Dikkat mein Aaram: Music in a time of Coronarvirus

Microscopic view of Coronavirus, a pathogen that attacks the respiratory tract. Analysis and test, experimentation. Sars

Such beautiful specimens. Such disruptive little buggers. Here we go folks, Australia is heading toward lockdown and who knows when I’ll return to the office. Or the kids to their classrooms. Our holidays are cancelled. The local shop’s shelves are empty of the essentials (apparently even Oreos and Spicy Japanese Mayo are essential to human survial). And I’m getting ready for a long bout of cabin fever.

Perhaps you too will be feeling the pain of isolation. Loss of social life. Uncertainty about the health and wellbeing of your loved ones. Maybe you’re already there (in Europe, or China or South Korea) and are ready to punch someone in the face.

In such situations the only solution is not to stay calm and listen to Trump and Macron and Boris and Modi and Imran. They’re as nervous and uncertain as you. Except more. They have whole nations to hold up and hold together.

No, the solution, as is almost always the case, music.

And so dear friends, as you head off into the uncertain future of the next few months (and I pray you and I all come out of it in one piece at the other end) here is a swag of records to keep you compnay. A bit of Pakistani, India, Bangladeshi and diaspora sounds you can use to inspire you when you’re sitting all alone and blue and nervous. And Fed up.

Number 1: Magic Carpet (Magic Carpet)

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Magic Carpet was a pioneering British psychedelic folk band of musicians that first appeared in the early 1970s.

The band members were Clem Alford, sitar; Alisha Sufit, voice and guitar; Jim Moyes, guitar; and Keshav Sathe, Indian tabla percussion. In 1972 the band released an eponymous album, Magic Carpet, on the Mushroom (UK) label that has since become a sought-after item in the international collectors’ vinyl market.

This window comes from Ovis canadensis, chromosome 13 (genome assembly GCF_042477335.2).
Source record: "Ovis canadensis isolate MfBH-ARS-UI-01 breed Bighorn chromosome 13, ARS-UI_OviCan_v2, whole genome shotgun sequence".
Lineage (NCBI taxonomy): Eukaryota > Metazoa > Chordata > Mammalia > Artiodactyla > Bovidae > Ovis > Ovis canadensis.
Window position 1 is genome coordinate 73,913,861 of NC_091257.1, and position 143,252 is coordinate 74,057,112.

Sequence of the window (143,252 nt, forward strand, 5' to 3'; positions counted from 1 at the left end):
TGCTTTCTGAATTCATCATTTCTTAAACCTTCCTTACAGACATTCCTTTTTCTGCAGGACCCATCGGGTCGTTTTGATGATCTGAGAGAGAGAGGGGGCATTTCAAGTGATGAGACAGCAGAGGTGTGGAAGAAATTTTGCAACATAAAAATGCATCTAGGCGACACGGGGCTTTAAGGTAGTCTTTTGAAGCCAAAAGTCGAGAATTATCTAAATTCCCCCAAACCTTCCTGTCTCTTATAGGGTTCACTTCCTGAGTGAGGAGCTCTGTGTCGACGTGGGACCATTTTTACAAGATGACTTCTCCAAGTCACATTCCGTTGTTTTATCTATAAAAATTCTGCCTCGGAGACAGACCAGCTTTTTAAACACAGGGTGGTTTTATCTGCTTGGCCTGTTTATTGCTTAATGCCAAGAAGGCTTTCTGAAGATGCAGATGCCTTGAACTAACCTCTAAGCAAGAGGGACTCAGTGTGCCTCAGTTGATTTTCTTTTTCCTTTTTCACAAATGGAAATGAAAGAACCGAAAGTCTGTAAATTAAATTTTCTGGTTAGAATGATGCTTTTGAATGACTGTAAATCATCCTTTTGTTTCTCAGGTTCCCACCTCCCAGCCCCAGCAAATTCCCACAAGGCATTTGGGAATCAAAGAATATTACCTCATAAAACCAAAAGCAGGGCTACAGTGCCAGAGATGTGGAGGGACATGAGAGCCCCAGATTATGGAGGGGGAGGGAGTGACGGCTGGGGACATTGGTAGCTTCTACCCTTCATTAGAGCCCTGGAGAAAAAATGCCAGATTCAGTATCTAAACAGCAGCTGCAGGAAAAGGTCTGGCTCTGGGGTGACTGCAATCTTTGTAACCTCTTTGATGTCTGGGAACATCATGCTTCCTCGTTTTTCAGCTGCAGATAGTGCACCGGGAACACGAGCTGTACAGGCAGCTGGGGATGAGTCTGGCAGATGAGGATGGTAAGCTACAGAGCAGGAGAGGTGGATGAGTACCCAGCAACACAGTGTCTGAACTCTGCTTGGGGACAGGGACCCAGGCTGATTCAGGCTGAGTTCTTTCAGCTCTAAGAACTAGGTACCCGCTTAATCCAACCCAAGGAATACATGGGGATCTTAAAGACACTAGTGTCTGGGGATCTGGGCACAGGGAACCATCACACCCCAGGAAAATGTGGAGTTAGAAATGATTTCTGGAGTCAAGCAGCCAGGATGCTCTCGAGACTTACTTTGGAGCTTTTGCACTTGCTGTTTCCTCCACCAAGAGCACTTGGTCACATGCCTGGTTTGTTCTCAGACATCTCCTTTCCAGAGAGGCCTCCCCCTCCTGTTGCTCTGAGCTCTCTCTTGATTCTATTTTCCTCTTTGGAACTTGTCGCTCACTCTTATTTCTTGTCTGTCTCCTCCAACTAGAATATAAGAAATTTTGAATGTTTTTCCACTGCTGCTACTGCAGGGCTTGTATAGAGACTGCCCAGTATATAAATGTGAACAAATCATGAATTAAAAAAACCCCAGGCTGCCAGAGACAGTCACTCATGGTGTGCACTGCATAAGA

The Magic Carpet album has been described as ‘a jewelled crown in the treasure trove of psyche-tinged folk music’ Magic Carpet being one of the very first bands to truly combine Indian and western instrumentation. After a launch at the 100 Club, London, UK, the Magic Carpet band performed at Cleo Laine and Johnny Dankworth’s Wavendon, enjoyed airplay on Pete Drummond’s Sounds of the Seventies on BBC Radio, plus made several club and festival appearances. However, this novel collective split up shortly after the first album was released. It was only after a lapse of some fifteen years that recognition followed.

Widely and more positively reviewed, the original Magic Carpet album was reissued on CD and vinyl by the UK Magic Carpet Records label.

Seven of the vocal tracks written by Sufit employ modal tunings in the guitar accompaniment. These ‘open’ guitar tunings, first introduced and popularized by musicians such as Davey Graham and Joni Mitchell, are supremely compatible with the modal tuning of the sitar, allowing a true integration of sounds. Sufit’s vocals feature on nine of the twelve tracks, the remaining three being purely instrumental.

Track Listing:

01 The Magic Carpet

02 The Phoenix

03 Black Cat

04 Alan’s Christmas Card

05 Harvest Song

06 Do You Hear The Worlds

07 Father Time

08 La La

09 Peace Song

10 Take Away Kesh